It's time to feast for Central Florida's theme parks. Area schools let out next week. The rest of the country's schools will quickly follow.
Walt Disney's (DIS 0.21%) sprawling resort is ready. Disney World will open its most expensive roller coaster in time for next weekend's Memorial Day holiday crowds. SeaWorld Entertainment (SEAS 0.39%) has two new scream machines -- at SeaWorld Orlando and Busch Gardens Tampa -- that it introduced earlier this year.
A couple of I-4 exits away, Disney World's largest rival isn't doing much. Comcast's (CMCSA 0.25%) Universal Orlando opened a popular Jurassic World-themed coaster in the springtime of last year, but that was last summer's belle of the white-knuckled ball. Universal Orlando doesn't have anything shiny and new to offer guests this summer, and -- if anything -- it's been pulling back on its offerings. Tourists will come anyway, but it's not a good look. Let's go over the curious case of Comcast's approach to competing against Disney and SeaWorld during this important summer travel season.
You're going to need a bigger moat
Comcast's original theme park in the Sunshine State -- Universal Studios Florida -- picked an odd time to refurbish a popular ride and clear space for future attractions. It began the year by shuttering its indoor Mummy coaster for a months-long rehab. It officially doesn't expect to reopen until late summer. It's not the only thing that has been taken away from its arsenal.
- It closed Shrek 4D in January. The Shrek-themed 3-D show with in-theater effects wasn't one of the park's highest-rated attractions, but it was a high-volume offering with two theaters running the experience to go through a lot of patrons daily.
- Earlier this week it surprised theme park and horror buffs by closing the Classic Monsters Cafe. The quick-service eatery featured themed dining areas honoring early Universal Studios horror icons including Dracula, Frankenstein's monster, Werewolf, and the Creature from the Black Lagoon.
- On Thursday, the theme park announced that it's ending Universal's Superstar Parade on June 4, closing a 10-year run.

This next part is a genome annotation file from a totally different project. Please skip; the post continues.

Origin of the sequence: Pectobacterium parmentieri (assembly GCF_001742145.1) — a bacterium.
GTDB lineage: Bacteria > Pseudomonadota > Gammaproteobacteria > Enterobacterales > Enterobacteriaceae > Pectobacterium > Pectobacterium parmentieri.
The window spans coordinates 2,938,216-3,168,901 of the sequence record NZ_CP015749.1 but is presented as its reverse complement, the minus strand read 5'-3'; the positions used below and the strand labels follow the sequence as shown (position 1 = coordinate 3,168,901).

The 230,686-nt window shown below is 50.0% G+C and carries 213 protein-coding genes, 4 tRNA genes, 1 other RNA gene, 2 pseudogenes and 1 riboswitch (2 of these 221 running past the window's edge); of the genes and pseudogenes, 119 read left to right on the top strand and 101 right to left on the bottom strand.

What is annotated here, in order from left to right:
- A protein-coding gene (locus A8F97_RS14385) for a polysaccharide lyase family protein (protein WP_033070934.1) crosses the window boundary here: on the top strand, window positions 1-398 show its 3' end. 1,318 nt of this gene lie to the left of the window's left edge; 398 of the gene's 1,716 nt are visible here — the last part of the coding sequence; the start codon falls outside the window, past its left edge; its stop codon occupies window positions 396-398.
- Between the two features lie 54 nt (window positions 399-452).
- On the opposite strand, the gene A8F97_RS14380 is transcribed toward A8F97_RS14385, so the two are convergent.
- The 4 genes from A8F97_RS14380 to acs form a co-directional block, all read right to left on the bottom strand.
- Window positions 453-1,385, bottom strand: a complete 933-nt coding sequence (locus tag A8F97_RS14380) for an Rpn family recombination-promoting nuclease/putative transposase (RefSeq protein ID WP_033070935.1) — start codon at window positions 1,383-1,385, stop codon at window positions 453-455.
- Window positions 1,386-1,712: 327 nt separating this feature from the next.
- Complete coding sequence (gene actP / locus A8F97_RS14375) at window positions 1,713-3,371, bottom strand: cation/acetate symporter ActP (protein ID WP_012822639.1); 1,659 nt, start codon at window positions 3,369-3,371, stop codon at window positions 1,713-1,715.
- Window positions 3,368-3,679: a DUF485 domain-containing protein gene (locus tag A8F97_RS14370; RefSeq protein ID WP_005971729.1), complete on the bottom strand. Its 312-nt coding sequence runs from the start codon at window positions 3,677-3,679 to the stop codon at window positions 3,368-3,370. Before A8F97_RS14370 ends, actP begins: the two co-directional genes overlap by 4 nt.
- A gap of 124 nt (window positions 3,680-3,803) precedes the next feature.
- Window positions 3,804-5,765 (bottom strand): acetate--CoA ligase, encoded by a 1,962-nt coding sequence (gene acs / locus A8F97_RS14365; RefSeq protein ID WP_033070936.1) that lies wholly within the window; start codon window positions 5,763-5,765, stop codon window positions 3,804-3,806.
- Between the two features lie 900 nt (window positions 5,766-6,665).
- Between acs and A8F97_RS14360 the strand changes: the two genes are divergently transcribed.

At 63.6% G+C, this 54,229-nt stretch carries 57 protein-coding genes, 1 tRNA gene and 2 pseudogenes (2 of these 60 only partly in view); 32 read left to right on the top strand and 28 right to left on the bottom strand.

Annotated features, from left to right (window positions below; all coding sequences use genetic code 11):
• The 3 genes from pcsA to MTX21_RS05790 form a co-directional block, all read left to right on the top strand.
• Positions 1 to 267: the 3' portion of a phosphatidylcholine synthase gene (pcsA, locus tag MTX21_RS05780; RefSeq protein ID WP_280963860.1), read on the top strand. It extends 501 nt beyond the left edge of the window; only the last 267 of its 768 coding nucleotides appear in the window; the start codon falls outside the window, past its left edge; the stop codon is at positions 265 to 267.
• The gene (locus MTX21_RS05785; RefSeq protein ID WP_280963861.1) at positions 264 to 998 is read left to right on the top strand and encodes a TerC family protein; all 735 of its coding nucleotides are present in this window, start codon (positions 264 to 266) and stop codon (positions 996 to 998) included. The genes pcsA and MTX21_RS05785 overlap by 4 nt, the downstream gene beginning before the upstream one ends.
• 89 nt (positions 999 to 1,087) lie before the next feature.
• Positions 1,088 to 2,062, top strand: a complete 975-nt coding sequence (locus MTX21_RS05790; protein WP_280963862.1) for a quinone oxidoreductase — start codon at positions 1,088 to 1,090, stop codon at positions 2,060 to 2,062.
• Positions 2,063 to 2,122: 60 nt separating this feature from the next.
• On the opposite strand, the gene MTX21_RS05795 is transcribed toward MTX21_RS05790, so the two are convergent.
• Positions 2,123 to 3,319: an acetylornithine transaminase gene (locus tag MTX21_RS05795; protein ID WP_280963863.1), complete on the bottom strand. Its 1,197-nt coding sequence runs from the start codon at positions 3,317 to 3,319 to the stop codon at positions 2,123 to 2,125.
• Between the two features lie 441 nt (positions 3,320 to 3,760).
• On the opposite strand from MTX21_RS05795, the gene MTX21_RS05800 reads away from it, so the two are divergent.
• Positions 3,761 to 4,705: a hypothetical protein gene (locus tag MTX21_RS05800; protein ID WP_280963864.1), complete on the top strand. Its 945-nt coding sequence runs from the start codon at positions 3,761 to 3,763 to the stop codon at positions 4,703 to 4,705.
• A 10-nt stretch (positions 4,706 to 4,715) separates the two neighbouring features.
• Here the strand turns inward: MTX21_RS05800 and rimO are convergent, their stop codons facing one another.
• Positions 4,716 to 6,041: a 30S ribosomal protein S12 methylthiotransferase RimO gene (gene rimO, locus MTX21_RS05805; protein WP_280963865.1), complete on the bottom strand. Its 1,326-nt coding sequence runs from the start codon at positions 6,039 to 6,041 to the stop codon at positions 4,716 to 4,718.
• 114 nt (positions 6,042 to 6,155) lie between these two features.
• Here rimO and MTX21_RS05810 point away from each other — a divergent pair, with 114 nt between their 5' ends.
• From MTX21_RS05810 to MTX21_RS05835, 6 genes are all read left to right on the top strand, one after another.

Subtraction is temporary in the world of theme parks. Universal's social media team suggests that the Shrek 4D attraction will be replaced by a Minions-themed experience. The restaurant will also come back to life as either a new eatery or attraction. Another parade will inevitably return to the park.
However, it does leave a void this summer. Most of the area theme parks -- including Universal Studios Florida's adjacent sister park Islands of Adventure -- have been adding to their offerings this year. Bringing back old attractions or introducing new experiences helps increase capacity at a time when demand is booming.
Disney, Comcast, and SeaWorld Entertainment are posting record financial results, and this is happening during a global pandemic. Park operators made the most of the initial COVID-19 shutdown to implement revenue-enhancing measures and firm up pricing.
None of this excuses the timing of Universal Studios Florida paring back its offerings. One can argue that 2022 was going to be a lost cause. Disney is halfway through an 18-month celebration of the resort turning 50, and next week's opening of Guardians of the Galaxy: Cosmic Rewind is just one of the two major coasters it will open this year.
Comcast will then have time to steal the spotlight, ahead of the 2025 opening of an entire theme park. Epic Universe will open a short drive from its current resort. Ideally it will have a couple of new attractions to offer at its existing theme parks before then.
This may be a challenging time for investors in leisure stocks, but the theme park industry has never been stronger. Even if Comcast's most visited park phones it in this summer, visitors will keep coming. The premium that folks are paying for escapism is climbing, and apparently you don't need to offer something new to bring back fans of old.